Microsoft and Sony can have their Forzas and Gran Turismos with hyper-realistic graphics, authentic engine noises, and true-to-life physics. The Nintendo Switch has Cruis’n Blast, in which your vaguely Nissan GT-R-shaped vehicle barrels off a cliff at breakneck speed toward a massive yeti which then cracks open a glacier revealing a hidden jungle paradise beneath the ice.
While its traditionally more powerful rivals use their consoles’ horsepower to accurately render real-world vehicles down to the cigarette lighter in the backseat ashtray, Nintendo’s consoles have played host to some of the most outrageously fun arcade racing games of all time. Remember Beetle Adventure Racing on the Nintendo 64? How about when the Xbox 360 and PlayStation 3 got the ho-hum Need for Speed: Shift and the Wii got the bright and colorful Need for Speed: Nitro? With less power comes less responsibility, and with less responsibility comes more fun.
When racing game developers like Cruis’n series creator Eugene Jarvis steer away from realism in favor of speed and spectacle, magic happens. Cruis’n Blast, the sixth game in the series that started way back in 1994 with the arcade classic Cruis’n USA, is an outrageously absurd racing game with absolutely no regard for reality. Impossibly shiny cars flip and fly through the air, dropping hundreds of feet while in a flat spin, landing completely unscathed. Tracks shatter into pieces mid-race, revealing completely different terrain somehow buried beneath the Earth’s crust. Sometimes there are dinosaurs.
In Cruis’n Blast a fire truck can outrace a Corvette Stingray. A classic 1959 Corvette can keep pace with a Nissan 370Z. It’s a wonder how the developers got licenses for some of the game’s two dozen or so vehicles, given how little what they are affects how they perform in the game. I’m just as happy racing generic vehicles like the police cruiser, fire truck, or death-defying superbike as I am cartoony versions of real Nissans, Chevys, and Cadillacs.
Again, Cruis’n Blast is all about the spectacle. Originally released in arcades in 2017, the game sported an RGB LED-bedecked nightmare of an arcade cabinet. Lights flashed, engines roared, and an outrageously catchy theme song blared from the speakers, luring unsuspecting theatergoers with time to kill before a movie to their four-wheeled doom. I assume the machine showed up in actual arcades as well, but I’ve not seen one of those in a while.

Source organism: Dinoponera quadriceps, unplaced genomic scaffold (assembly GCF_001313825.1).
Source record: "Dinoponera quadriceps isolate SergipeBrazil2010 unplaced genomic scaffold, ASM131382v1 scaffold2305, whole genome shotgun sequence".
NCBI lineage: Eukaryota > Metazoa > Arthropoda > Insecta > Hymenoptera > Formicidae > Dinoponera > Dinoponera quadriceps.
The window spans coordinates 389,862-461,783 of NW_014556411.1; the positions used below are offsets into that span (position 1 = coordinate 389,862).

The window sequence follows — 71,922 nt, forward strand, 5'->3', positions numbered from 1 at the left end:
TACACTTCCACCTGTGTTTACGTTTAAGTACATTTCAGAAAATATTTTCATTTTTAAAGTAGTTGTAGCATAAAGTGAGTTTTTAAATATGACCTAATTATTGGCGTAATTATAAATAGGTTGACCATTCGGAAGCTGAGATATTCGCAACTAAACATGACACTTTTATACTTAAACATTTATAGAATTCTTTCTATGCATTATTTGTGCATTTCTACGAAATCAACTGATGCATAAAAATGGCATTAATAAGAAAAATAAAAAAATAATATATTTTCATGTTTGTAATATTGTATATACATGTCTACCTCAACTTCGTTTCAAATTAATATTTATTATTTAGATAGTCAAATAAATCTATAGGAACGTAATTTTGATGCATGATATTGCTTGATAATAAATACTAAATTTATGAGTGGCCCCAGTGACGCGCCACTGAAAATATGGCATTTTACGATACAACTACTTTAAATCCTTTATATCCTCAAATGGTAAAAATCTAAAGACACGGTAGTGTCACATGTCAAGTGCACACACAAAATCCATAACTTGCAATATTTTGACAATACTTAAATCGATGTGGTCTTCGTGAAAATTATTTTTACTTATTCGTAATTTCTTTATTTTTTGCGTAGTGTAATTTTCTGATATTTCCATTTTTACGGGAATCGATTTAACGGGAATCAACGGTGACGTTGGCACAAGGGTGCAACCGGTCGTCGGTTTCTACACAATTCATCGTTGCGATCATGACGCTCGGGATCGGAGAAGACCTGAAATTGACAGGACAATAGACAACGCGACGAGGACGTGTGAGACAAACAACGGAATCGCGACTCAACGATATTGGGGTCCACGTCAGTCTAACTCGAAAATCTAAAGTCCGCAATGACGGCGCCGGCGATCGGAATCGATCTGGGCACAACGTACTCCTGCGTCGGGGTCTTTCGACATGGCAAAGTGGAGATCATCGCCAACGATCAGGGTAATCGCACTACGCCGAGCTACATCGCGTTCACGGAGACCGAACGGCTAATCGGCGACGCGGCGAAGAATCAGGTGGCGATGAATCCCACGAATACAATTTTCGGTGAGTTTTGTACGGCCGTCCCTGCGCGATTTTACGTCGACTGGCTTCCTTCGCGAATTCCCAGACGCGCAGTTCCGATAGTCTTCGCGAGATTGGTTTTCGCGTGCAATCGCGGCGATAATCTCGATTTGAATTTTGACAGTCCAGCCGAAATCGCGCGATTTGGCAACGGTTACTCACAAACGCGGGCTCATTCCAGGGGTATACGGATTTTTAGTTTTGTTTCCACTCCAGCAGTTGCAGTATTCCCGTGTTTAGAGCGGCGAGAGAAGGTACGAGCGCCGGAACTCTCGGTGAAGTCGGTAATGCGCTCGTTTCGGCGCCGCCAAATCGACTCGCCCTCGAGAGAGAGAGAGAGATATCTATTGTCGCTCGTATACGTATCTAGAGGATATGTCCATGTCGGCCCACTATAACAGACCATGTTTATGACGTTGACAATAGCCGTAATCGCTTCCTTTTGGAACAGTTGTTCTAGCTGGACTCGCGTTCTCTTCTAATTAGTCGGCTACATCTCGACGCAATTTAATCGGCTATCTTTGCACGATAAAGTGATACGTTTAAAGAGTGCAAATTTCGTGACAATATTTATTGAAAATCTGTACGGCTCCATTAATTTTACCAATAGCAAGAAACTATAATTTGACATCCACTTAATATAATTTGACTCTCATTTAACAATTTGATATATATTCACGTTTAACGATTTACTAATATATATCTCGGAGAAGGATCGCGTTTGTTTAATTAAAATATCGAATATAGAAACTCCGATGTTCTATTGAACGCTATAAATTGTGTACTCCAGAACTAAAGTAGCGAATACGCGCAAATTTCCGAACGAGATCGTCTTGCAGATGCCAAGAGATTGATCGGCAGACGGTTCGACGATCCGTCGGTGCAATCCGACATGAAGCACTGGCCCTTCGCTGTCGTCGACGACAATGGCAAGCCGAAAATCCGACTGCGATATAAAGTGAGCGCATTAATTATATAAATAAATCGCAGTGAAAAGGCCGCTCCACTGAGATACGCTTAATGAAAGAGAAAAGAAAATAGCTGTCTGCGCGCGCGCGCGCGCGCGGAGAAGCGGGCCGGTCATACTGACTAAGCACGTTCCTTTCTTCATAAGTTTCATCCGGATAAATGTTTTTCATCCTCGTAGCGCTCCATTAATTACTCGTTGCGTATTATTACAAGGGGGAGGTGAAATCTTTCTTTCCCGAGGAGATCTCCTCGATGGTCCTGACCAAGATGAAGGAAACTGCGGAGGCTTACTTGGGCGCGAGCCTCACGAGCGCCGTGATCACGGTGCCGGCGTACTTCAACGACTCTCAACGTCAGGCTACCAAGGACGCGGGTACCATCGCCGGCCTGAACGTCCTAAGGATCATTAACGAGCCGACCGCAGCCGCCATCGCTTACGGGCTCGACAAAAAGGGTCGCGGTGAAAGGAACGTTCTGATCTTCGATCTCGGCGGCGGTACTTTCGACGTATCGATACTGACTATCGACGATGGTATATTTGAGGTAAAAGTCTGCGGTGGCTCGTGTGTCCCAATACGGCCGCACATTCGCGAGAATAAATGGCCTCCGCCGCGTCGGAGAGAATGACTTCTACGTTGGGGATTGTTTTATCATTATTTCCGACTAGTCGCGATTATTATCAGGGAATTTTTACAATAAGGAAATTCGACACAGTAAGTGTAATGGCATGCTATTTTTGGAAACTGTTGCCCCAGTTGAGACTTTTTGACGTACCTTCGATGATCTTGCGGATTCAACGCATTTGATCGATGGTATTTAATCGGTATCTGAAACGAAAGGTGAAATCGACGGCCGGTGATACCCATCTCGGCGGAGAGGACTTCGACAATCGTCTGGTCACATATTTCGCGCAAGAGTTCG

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The Nintendo Switch port of the game adds a little more to the barebones arcade experience, but not much. You can earn cash during races to buy upgrades for your vehicles, mostly cosmetic things like undercarriage neon, decals, and body accessories. Each track contains a series of keys to collect that unlock more vehicles, so there’s some stuff to hunt for. There are four game modes, including a series of four-track tournaments that can be conquered on four different difficulty levels, along with time trials and single races. There is local split-screen multiplayer for up to four players, but no online play.
Cruis’n World is not a very robust, feature-rich game. Aside from the ability to toggle auto-acceleration, tilt controls, and rumble, there isn’t even an in-game option menu. What it does feature, however, keeps me smiling from ear-to-ear every time I play. It’s got breathtaking races that pack a whole lot of extravagant action into a relatively short amount of time. A run through any of the game’s 29 tracks takes under two minutes but still manages to leave me gasping for air. Just watch this ridiculous nonsense.
It’s a technicolor nightmare. It’s overly-shiny cars barreling through impossible places. The scenery is a little rough, but who cares when it’s crumbling all around your stupidly fast fire truck? It’s enough to make you run from giant doughnuts.
One would think this amount of spectacle would make the poor Nintendo Switch stutter, but no. Cruis’n Blast manages to render all of this chaos at a relatively steady 60fps, give or take. That’s another benefit of not worrying about buildings that look like painted cardboard boxes. It’s all about satiating the need for high velocity. You know, going fast and stuff.
While I do love games like Forza and their CPU-melting attention to detail, there is so much joy to be had in cutting loose in Cruis’n Blast’s chaotic racing wonderlands. To not worry about things like car damage, common sense, or the laws of physics—that’s true arcade racing freedom.